Chris Steele-Perkins: Japan Suite
Time Out says
This exhibition of 20 works, filleted from Magnum photographer Chris Steele-Perkins’s extensive images of Japan, has a perfection that could almost be Japanese – if the pictures didn’t mostly cast doubt on that clichéd view of the place. Yes, Mount Fuji is here, but it’s viewed across a glowing filigree of factory pipes that echoes and mocks the lacework of branches that traditionally frame the mountain. There’s one of those here, too: it looks faked. Of a trio of geishas, one appears cross, another vacant and the third is absorbed with adjusting her obi [sash]. So much for their supposed unwavering focus on men.
It’s Steele-Perkins whose focus is unwavering, albeit kindly – his wife is Japanese and he has steeped himself in the great nineteenth-century woodblock artists such as Hokusai, with his ‘Thirty-six Views of Mount Fuji’, and Hiroshige, who produced ‘One Hundred Famous Views of Edo’ (the old name for Tokyo).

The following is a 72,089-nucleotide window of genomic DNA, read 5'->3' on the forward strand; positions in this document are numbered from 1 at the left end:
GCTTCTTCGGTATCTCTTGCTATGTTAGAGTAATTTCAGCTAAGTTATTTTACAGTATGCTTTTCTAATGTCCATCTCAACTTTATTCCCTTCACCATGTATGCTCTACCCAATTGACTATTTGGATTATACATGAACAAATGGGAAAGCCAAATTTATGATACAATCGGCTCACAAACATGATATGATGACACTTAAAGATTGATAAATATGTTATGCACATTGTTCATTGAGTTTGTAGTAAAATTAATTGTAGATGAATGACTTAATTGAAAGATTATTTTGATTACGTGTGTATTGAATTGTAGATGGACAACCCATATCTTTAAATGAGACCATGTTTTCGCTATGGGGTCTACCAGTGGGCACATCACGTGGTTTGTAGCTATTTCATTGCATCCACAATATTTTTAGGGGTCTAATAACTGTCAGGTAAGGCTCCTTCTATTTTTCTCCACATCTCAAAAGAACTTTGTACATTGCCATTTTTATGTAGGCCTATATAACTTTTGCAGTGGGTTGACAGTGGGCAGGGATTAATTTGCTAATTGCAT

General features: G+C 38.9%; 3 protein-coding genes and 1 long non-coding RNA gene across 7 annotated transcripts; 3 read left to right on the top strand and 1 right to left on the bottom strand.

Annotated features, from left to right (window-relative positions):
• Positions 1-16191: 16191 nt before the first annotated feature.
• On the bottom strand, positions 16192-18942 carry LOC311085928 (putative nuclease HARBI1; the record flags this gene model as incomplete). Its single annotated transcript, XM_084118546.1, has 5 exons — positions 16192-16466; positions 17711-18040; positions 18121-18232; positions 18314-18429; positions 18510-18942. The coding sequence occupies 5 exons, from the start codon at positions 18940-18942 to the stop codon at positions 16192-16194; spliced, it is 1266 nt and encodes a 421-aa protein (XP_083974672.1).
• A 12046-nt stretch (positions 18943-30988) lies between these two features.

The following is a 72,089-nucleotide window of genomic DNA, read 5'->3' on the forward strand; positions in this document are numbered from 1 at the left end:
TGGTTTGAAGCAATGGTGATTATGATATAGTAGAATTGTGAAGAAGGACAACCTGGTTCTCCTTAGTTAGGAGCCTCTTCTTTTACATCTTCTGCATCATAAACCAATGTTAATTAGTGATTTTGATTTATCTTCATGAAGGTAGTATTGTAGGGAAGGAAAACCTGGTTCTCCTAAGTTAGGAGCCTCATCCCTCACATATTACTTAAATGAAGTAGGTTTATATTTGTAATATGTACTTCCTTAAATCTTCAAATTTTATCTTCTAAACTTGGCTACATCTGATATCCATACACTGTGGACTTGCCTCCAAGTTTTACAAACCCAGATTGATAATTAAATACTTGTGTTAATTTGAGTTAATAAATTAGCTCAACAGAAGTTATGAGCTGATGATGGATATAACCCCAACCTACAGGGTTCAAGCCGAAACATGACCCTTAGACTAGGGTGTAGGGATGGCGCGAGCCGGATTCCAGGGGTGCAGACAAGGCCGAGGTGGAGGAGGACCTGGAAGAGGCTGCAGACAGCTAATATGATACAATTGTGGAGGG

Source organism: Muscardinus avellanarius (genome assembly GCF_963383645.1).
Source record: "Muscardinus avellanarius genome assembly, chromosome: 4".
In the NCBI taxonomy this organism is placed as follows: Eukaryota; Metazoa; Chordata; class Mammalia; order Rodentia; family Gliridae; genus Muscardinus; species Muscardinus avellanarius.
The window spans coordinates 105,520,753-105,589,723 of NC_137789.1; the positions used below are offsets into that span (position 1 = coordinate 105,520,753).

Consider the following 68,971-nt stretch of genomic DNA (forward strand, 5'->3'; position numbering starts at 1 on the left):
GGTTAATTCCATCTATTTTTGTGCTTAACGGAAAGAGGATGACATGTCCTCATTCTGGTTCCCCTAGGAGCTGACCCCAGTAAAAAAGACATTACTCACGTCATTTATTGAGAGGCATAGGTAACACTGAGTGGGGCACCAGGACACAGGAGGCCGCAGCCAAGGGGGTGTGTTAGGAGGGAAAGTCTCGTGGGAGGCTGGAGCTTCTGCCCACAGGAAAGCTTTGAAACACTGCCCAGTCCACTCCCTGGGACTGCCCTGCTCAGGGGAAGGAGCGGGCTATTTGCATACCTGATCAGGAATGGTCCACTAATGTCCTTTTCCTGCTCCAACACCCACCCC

Photography is the woodblock art of the present. There’s endless replication with slight variation, if that’s what you want. Steele-Perkins balances the luck of being able to make multiple interpretations almost effortlessly with the glum acknowledgement of the price we’ve paid for such so-called progress. A man in a concrete-coloured suit ascends towards skyscrapers so all-encompassing there’s no sky to scrape. Jeans-clad, Coke-swilling children mill beside a ludicrous hot dog mannequin. Here, Steele-Perkins draws a desperate parallel between the human-sized snack dousing itself in ketchup and an ancient culture that appears to be doing the same.